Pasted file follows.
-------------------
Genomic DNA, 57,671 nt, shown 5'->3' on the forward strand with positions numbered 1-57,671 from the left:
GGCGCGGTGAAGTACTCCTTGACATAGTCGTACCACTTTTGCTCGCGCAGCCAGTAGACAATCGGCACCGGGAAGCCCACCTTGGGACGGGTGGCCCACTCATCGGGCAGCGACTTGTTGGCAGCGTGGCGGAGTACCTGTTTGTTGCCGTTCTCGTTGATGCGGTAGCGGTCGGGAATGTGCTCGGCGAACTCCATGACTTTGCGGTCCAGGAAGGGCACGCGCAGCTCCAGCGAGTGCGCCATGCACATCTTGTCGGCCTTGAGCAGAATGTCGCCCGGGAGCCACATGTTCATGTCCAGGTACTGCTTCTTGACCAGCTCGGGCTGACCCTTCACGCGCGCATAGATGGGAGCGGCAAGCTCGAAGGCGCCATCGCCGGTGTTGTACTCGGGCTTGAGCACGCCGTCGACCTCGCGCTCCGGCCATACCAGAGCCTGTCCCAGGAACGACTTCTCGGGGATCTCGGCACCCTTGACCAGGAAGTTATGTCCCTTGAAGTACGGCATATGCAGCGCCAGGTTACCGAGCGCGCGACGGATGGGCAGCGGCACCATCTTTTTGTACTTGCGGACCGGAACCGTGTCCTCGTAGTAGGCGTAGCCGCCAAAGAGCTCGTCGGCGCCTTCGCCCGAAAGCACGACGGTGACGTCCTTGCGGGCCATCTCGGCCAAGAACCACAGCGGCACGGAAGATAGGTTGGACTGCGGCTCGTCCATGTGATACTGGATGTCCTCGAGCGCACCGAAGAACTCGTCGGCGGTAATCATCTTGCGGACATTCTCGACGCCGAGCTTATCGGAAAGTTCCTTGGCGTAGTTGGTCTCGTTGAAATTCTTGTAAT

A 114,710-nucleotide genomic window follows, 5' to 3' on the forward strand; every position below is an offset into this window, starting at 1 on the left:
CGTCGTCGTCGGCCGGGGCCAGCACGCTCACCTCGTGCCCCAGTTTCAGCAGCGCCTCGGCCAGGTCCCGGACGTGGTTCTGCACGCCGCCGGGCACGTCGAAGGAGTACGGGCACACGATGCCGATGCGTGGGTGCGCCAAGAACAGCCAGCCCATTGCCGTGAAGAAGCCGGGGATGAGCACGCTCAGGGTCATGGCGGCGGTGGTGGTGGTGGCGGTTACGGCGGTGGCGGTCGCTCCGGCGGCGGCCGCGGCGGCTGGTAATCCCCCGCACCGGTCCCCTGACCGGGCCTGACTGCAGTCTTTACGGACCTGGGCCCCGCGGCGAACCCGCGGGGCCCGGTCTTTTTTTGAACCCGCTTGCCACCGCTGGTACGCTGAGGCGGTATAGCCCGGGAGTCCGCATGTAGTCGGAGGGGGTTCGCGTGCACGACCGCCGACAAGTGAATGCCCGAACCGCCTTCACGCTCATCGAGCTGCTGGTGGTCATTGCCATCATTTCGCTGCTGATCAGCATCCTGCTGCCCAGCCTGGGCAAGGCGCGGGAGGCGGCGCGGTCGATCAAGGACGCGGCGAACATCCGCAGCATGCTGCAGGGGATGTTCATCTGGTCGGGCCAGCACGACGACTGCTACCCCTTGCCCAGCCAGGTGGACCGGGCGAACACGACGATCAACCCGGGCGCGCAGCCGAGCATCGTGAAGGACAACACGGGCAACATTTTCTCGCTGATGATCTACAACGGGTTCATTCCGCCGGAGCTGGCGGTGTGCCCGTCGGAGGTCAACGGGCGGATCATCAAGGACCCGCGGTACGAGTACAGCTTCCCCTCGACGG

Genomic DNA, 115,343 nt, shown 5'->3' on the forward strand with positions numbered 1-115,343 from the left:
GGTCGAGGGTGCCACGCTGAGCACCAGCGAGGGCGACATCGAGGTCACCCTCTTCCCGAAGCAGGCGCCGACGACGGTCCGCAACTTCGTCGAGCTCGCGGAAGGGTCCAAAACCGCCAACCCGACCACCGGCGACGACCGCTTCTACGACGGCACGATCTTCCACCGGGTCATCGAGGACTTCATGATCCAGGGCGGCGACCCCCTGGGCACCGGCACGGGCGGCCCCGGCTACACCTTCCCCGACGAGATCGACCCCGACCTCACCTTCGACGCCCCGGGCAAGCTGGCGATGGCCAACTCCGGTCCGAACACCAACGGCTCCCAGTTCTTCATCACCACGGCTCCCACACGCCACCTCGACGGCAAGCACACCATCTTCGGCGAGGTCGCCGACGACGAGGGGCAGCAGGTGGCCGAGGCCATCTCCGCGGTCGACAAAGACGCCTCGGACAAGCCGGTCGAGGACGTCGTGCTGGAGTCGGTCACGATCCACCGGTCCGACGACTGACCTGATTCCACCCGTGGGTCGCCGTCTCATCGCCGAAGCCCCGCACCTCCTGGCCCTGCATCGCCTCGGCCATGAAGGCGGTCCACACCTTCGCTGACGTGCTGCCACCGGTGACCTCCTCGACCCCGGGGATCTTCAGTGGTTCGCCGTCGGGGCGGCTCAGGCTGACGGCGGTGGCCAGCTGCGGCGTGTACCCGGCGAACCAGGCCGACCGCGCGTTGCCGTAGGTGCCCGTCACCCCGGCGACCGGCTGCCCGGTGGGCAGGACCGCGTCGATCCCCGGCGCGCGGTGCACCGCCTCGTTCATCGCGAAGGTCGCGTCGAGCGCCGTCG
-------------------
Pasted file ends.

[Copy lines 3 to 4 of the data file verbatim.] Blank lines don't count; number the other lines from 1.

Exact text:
A 114,710-nucleotide genomic window follows, 5' to 3' on the forward strand; every position below is an offset into this window, starting at 1 on the left:
CGTCGTCGTCGGCCGGGGCCAGCACGCTCACCTCGTGCCCCAGTTTCAGCAGCGCCTCGGCCAGGTCCCGGACGTGGTTCTGCACGCCGCCGGGCACGTCGAAGGAGTACGGGCACACGATGCCGATGCGTGGGTGCGCCAAGAACAGCCAGCCCATTGCCGTGAAGAAGCCGGGGATGAGCACGCTCAGGGTCATGGCGGCGGTGGTGGTGGTGGCGGTTACGGCGGTGGCGGTCGCTCCGGCGGCGGCCGCGGCGGCTGGTAATCCCCCGCACCGGTCCCCTGACCGGGCCTGACTGCAGTCTTTACGGACCTGGGCCCCGCGGCGAACCCGCGGGGCCCGGTCTTTTTTTGAACCCGCTTGCCACCGCTGGTACGCTGAGGCGGTATAGCCCGGGAGTCCGCATGTAGTCGGAGGGGGTTCGCGTGCACGACCGCCGACAAGTGAATGCCCGAACCGCCTTCACGCTCATCGAGCTGCTGGTGGTCATTGCCATCATTTCGCTGCTGATCAGCATCCTGCTGCCCAGCCTGGGCAAGGCGCGGGAGGCGGCGCGGTCGATCAAGGACGCGGCGAACATCCGCAGCATGCTGCAGGGGATGTTCATCTGGTCGGGCCAGCACGACGACTGCTACCCCTTGCCCAGCCAGGTGGACCGGGCGAACACGACGATCAACCCGGGCGCGCAGCCGAGCATCGTGAAGGACAACACGGGCAACATTTTCTCGCTGATGATCTACAACGGGTTCATTCCGCCGGAGCTGGCGGTGTGCCCGTCGGAGGTCAACGGGCGGATCATCAAGGACCCGCGGTACGAGTACAGCTTCCCCTCGACGG